In recent years, Washington voters have approved ballot measures that beefed up gun laws, banned local soda taxes and boosted enforcement of wildlife trafficking.
Initiatives to the people have also brought about sweeping changes, including Washington’s Death with Dignity Act in 2008, privatization of liquor sales in 2011 and hikes in the minimum wage in 2016. The state’s 2012 vote to legalize recreational marijuana began as an initiative to the Legislature.
But 2020 seemed to lack any single animating issue or deep-pocketed interest with the ability to fund a successful petition drive — with one notable exception.
In early June, opponents of mandatory sexual education in schools submitted a record number of signatures to qualify a referendum to the November ballot. Referendum measures are different from statewide initiatives to the people in that they require half as many signatures to qualify for the ballot, but those signatures have to be gathered in a much shorter period of time.
Referendum 90 seeks to overturn a bill that passed the Legislature earlier this year that would require every public school in the state to provide comprehensive sexual health education for all grades by the 2022-23 school year.
“The grassroots and community response to this effort was extraordinary – especially considering the state was essentially closed down at the time,” Mindie Wirth, the measure’s sponsor, said in a press release at the time.
Eyman eyes governor's seat, rather than initiatives
For decades, Washington’s initiative process has been used by professional initiative promoter Tim Eyman to try to foil legislative efforts to raise taxes and to reduce the cost of vehicle registration fees. This year, though, Eyman has other priorities. His successful 2019 initiative to slash car tabs, I-976, is the subject of an ongoing court challenge. Eyman is also running for governor as a Republican.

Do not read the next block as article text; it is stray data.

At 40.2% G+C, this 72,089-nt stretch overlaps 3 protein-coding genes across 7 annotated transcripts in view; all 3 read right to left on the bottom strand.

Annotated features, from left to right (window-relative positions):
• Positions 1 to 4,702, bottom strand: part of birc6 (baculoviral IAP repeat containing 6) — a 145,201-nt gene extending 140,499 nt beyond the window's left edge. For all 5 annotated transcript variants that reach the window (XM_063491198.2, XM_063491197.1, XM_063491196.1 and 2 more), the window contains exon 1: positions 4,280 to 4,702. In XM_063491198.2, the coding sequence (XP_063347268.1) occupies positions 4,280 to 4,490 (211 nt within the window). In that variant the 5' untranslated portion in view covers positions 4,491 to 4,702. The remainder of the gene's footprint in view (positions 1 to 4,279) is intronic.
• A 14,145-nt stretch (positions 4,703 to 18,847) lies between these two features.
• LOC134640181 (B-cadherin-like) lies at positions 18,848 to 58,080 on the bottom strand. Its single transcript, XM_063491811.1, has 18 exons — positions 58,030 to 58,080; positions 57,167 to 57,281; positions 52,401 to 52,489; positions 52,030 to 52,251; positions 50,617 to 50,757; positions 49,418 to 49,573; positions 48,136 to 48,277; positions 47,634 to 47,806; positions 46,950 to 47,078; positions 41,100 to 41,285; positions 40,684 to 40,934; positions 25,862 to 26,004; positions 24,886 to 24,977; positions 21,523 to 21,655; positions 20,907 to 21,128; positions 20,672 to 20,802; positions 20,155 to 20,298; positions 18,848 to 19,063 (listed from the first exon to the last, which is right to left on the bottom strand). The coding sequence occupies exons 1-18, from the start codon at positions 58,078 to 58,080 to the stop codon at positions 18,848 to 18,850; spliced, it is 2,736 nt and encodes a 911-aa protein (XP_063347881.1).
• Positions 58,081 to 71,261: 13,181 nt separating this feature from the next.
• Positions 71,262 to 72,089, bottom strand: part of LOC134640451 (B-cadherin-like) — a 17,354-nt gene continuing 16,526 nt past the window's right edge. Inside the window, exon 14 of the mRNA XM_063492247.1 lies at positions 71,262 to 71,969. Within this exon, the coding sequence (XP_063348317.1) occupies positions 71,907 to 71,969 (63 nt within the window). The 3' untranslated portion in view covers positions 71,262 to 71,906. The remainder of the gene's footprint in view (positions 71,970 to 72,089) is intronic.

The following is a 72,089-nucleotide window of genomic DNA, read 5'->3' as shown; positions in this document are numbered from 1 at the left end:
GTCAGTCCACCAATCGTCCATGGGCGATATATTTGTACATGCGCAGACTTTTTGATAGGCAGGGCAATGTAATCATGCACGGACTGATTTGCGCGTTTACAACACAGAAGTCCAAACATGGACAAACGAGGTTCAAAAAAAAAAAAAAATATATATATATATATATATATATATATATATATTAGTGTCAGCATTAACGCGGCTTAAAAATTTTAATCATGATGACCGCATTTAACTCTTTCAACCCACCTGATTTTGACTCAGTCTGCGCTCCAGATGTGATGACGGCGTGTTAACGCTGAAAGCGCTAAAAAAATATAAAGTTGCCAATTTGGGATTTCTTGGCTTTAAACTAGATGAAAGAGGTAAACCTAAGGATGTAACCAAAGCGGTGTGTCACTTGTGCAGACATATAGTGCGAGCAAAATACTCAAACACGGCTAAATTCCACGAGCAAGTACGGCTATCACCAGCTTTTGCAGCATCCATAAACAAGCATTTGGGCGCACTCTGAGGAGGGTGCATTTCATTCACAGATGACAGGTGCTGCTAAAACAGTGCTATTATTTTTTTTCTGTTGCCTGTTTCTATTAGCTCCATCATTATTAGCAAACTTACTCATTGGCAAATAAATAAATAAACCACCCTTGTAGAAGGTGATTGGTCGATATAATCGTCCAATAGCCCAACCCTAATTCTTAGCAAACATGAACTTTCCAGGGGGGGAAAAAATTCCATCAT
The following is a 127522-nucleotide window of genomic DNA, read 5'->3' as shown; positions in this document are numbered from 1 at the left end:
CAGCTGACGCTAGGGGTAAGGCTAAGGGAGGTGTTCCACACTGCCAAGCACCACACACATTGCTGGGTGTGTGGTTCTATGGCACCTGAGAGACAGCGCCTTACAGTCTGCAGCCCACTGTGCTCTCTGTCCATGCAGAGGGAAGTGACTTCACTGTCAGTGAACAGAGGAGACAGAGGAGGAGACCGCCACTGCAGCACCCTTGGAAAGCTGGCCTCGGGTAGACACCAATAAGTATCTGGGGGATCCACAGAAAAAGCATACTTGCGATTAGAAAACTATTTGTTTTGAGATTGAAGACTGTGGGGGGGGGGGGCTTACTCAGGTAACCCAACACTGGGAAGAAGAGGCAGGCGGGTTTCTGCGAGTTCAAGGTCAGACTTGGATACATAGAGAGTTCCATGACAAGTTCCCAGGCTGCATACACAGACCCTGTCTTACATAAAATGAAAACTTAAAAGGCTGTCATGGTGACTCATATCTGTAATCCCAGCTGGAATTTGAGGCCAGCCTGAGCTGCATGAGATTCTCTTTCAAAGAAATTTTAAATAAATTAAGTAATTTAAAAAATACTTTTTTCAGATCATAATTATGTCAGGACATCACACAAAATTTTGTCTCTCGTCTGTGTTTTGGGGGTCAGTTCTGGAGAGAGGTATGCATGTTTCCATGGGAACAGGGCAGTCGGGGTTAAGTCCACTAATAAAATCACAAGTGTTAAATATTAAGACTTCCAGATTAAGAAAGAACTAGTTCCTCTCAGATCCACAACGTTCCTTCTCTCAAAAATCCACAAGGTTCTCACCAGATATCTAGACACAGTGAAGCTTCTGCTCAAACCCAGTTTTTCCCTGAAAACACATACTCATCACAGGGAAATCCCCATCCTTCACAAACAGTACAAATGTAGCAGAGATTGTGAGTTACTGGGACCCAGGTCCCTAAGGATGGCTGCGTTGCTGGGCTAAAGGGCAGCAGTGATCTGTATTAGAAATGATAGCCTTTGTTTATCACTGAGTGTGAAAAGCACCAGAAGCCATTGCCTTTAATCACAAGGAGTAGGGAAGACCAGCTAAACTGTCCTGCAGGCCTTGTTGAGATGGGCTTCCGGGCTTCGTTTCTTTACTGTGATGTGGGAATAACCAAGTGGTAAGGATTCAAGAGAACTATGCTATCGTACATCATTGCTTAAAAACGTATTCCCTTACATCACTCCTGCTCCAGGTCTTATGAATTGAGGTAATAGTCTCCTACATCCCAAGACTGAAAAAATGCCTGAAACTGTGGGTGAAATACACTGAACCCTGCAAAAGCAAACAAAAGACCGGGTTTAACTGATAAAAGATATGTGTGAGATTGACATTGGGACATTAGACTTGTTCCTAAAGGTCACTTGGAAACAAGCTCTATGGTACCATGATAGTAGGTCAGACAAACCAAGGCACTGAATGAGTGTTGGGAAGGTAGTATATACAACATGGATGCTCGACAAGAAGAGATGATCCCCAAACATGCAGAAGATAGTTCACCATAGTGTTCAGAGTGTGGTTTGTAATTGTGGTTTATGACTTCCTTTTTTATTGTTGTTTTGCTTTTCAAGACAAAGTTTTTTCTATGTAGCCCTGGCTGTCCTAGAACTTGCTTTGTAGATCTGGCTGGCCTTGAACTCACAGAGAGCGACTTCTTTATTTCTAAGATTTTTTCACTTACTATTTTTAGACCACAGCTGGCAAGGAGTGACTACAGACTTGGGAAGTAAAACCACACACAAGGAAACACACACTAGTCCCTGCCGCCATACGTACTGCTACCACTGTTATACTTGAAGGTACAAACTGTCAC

“Our focus [this year] was just defending the $30 tabs initiative and obviously, for me, running for governor at the same time,” Eyman said.
Eyman is also embroiled in a long-running campaign finance case brought by the attorney general's office.
For 2021, Eyman has filed two versions of an initiative to the Legislature titled “We Don’t Want An Income Tax.” But the deadline to submit signatures for that effort isn’t until December 31.
Also notably missing from this year's ballot is the Washington Alliance for Gun Responsibility which passed statewide gun control measures in 2014, 2016 and 2018.
It was thought the group might run an initiative this year to limit gun magazine capacity after the Legislature failed to pass similar legislation earlier this year. However, Kristen Ellingboe, a spokesperson for the alliance, said Thursday that instead of filing an initiative, her organization decided to try again to pass the bill in the Legislature in 2021.
“We were very hopeful that we were going to get high capacity magazines across the finish line this session and really think it’s the responsibility of legislators to act, to legislate and we were really clear about that,” said Kristen Ellingboe. “We will be back next year with it.”
Reporting contributed by Dirk VanderHart of Oregon Public Broadcasting.